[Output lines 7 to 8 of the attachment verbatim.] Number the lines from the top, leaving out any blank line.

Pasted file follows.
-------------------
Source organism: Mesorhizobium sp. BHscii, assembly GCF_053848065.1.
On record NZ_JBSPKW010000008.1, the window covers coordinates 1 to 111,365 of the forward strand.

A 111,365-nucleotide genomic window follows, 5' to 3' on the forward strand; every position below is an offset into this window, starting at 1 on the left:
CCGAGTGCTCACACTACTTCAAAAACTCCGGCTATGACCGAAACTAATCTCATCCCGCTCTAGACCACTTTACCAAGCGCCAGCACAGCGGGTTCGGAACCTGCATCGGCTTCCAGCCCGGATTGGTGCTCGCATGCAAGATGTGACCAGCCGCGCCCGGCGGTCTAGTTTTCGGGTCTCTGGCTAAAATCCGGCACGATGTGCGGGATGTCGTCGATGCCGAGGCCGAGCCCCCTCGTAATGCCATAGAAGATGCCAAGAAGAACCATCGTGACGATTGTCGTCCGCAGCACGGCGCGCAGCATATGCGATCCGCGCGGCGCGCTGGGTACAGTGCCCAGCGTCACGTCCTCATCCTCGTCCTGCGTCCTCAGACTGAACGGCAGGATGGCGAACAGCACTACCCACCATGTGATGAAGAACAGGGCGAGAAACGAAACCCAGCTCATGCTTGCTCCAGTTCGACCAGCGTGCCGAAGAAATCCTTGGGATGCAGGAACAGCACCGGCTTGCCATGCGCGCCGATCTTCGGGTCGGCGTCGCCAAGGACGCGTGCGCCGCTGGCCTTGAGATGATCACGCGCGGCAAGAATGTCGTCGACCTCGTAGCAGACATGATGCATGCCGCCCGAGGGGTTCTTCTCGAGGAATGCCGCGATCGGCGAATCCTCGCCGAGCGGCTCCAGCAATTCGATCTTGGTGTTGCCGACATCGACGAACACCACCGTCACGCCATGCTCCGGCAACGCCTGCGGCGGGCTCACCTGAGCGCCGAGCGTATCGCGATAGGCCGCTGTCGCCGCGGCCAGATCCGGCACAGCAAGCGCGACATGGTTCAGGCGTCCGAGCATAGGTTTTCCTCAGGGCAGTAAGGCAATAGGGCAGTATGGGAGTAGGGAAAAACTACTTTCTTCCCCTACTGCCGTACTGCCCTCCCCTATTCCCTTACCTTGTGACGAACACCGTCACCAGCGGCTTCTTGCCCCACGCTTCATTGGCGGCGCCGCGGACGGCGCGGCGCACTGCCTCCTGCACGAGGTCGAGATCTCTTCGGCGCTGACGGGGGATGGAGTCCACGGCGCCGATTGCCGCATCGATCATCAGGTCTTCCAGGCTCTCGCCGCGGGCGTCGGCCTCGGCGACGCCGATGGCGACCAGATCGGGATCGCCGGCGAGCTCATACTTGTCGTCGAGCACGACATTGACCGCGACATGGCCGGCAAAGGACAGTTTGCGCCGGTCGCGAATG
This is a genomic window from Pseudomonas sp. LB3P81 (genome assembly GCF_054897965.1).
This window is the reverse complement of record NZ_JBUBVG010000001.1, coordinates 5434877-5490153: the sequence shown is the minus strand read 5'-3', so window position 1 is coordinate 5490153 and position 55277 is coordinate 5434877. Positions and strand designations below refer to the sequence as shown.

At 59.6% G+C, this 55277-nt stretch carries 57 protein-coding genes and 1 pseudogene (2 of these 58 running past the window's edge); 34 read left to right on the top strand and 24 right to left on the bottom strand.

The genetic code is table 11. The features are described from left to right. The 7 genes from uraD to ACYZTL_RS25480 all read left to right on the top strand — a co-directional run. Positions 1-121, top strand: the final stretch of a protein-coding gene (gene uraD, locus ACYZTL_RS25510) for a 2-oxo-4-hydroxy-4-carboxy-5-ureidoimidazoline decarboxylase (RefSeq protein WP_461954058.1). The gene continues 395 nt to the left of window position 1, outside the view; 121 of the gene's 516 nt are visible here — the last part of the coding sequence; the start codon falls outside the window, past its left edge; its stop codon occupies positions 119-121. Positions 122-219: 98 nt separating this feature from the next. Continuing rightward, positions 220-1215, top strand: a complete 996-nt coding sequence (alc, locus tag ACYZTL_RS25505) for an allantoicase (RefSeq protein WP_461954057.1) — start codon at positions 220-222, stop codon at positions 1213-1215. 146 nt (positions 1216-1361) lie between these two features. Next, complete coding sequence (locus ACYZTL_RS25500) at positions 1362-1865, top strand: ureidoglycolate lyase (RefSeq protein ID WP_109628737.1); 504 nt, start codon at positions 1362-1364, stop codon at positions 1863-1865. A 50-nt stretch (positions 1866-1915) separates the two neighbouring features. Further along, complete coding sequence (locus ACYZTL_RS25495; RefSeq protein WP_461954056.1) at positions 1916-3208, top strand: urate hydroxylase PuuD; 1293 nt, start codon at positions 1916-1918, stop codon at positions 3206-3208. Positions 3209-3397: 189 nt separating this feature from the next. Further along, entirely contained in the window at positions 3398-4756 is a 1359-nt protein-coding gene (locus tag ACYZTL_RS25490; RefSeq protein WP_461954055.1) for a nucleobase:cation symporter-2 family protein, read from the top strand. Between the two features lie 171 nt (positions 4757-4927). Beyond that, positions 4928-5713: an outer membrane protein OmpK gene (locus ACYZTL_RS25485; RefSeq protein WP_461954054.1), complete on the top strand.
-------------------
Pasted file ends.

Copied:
At 59.6% G+C, this 55277-nt stretch carries 57 protein-coding genes and 1 pseudogene (2 of these 58 running past the window's edge); 34 read left to right on the top strand and 24 right to left on the bottom strand.

The genetic code is table 11. The features are described from left to right. The 7 genes from uraD to ACYZTL_RS25480 all read left to right on the top strand — a co-directional run. Positions 1-121, top strand: the final stretch of a protein-coding gene (gene uraD, locus ACYZTL_RS25510) for a 2-oxo-4-hydroxy-4-carboxy-5-ureidoimidazoline decarboxylase (RefSeq protein WP_461954058.1). The gene continues 395 nt to the left of window position 1, outside the view; 121 of the gene's 516 nt are visible here — the last part of the coding sequence; the start codon falls outside the window, past its left edge; its stop codon occupies positions 119-121. Positions 122-219: 98 nt separating this feature from the next. Continuing rightward, positions 220-1215, top strand: a complete 996-nt coding sequence (alc, locus tag ACYZTL_RS25505) for an allantoicase (RefSeq protein WP_461954057.1) — start codon at positions 220-222, stop codon at positions 1213-1215. 146 nt (positions 1216-1361) lie between these two features. Next, complete coding sequence (locus ACYZTL_RS25500) at positions 1362-1865, top strand: ureidoglycolate lyase (RefSeq protein ID WP_109628737.1); 504 nt, start codon at positions 1362-1364, stop codon at positions 1863-1865. A 50-nt stretch (positions 1866-1915) separates the two neighbouring features. Further along, complete coding sequence (locus ACYZTL_RS25495; RefSeq protein WP_461954056.1) at positions 1916-3208, top strand: urate hydroxylase PuuD; 1293 nt, start codon at positions 1916-1918, stop codon at positions 3206-3208. Positions 3209-3397: 189 nt separating this feature from the next. Further along, entirely contained in the window at positions 3398-4756 is a 1359-nt protein-coding gene (locus tag ACYZTL_RS25490; RefSeq protein WP_461954055.1) for a nucleobase:cation symporter-2 family protein, read from the top strand. Between the two features lie 171 nt (positions 4757-4927). Beyond that, positions 4928-5713: an outer membrane protein OmpK gene (locus ACYZTL_RS25485; RefSeq protein WP_461954054.1), complete on the top strand.